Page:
How Is the NFL a Non-Profit? And Why Aren’t the NHL, MLB, and NBA?
Not to rain on the parade of the many New Englanders celebrating the Patriots’ Super Bowl win, but you do have to wonder whether it’s right that the National Football League holds not-for-profit status.
Here at Freed Marcroft, we are honored to guide charitable organizations through the legal aspects of acquiring not-profit status, most frequently under Section 501(c)3 of the Internal Revenue Code. Among our clients are arts and community organizations — and not a single, solitary professional sports organization.
So why the heck does an organization like the NFL — with its annual revenues north of $9 billion — warrant non-profit status? Mother Jones credits “a classic tale of political influence and lobbying ingenious.” (If you’d like to read the whole story, check out the excerpt in the Atlantic from Gregg Easterbrook’s book The King of Sports: Football’s Impact on America.)
Legally speaking, the devil is in the details not of IRS Code Section 501(c)3, but instead of Section 501(c)6.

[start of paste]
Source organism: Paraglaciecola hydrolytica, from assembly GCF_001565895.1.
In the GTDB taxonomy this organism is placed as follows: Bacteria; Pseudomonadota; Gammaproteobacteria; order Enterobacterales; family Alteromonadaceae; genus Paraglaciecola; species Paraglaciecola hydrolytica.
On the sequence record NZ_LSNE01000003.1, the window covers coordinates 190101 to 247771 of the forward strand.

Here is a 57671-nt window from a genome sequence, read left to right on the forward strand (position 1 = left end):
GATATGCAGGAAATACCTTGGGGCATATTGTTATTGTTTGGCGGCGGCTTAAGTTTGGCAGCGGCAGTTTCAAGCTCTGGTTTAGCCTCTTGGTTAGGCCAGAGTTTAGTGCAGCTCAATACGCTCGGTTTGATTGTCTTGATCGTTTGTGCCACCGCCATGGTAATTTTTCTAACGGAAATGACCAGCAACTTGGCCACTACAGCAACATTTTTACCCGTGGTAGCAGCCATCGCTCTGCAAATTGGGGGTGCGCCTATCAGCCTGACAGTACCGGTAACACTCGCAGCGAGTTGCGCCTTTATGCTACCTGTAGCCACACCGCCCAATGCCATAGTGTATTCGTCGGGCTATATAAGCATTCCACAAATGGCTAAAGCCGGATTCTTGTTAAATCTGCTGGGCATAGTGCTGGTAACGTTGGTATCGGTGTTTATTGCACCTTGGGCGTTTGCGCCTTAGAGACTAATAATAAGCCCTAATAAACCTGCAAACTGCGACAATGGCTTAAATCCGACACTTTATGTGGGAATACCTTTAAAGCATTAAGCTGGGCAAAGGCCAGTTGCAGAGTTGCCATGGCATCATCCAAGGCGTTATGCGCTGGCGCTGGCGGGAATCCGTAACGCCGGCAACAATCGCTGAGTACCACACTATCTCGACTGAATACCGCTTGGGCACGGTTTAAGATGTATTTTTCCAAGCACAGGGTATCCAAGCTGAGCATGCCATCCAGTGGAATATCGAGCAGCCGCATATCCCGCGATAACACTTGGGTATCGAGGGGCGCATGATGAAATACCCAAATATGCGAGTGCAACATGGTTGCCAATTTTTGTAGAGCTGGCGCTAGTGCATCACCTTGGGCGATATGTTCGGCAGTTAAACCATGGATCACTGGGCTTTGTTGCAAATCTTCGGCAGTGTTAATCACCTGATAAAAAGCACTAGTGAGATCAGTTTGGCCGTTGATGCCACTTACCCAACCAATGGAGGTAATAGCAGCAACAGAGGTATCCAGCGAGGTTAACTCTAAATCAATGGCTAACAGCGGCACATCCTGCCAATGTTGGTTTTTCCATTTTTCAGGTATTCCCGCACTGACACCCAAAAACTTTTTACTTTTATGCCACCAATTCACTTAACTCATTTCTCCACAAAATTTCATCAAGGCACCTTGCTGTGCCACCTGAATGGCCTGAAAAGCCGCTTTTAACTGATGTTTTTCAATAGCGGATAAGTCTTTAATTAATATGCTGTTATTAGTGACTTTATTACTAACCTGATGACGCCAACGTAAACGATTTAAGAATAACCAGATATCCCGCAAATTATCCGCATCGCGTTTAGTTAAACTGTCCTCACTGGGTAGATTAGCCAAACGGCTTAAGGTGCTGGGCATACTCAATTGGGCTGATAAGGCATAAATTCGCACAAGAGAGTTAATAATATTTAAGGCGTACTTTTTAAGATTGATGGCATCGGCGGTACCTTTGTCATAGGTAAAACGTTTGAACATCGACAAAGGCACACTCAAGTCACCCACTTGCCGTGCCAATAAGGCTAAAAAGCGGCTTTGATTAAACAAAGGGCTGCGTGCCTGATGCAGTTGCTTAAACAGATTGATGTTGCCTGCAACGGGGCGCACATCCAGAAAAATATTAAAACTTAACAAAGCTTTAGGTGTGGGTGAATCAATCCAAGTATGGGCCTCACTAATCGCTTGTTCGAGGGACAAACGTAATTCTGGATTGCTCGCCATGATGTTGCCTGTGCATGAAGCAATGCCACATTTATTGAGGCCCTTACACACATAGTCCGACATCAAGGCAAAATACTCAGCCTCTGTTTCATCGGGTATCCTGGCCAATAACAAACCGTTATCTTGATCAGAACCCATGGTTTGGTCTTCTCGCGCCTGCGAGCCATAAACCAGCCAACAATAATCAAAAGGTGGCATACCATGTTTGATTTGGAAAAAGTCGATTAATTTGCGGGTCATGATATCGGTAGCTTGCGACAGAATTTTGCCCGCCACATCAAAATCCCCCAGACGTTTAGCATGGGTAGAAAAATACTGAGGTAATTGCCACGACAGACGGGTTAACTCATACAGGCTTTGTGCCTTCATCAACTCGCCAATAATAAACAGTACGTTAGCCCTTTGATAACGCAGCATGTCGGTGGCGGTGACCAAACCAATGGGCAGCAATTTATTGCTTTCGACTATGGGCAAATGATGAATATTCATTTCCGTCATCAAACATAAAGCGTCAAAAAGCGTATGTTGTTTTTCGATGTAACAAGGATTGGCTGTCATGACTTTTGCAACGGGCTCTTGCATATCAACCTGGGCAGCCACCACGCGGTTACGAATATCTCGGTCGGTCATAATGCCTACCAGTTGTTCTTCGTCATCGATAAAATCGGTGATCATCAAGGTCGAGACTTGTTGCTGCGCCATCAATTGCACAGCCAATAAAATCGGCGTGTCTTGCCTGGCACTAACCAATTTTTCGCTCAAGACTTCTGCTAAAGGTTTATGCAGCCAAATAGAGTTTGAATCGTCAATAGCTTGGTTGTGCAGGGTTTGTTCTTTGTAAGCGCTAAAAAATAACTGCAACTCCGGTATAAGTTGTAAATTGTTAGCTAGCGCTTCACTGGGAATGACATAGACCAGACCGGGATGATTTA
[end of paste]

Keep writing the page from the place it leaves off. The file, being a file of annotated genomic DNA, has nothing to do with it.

Section 501(c)6 formerly granted not-for-profit status to “business leagues, chambers of commerce, real-estate boards, or boards of trade.” However, thanks to successful lobbying by the NFL, since 1966 Section 501(c)6 has read: “business leagues, chambers of commerce, real-estate boards, boards of trade, or professional football leagues.”
You read that right. The coup the taxpayers gave to the NFL is specific to football. No dice for Major League Baseball, or the National Basketball Association, or even Hartford’s white “whale,” the National Hockey League.
Apparently the MLB, NBA, and NHL should have sprung for the NFL’s lobbyists.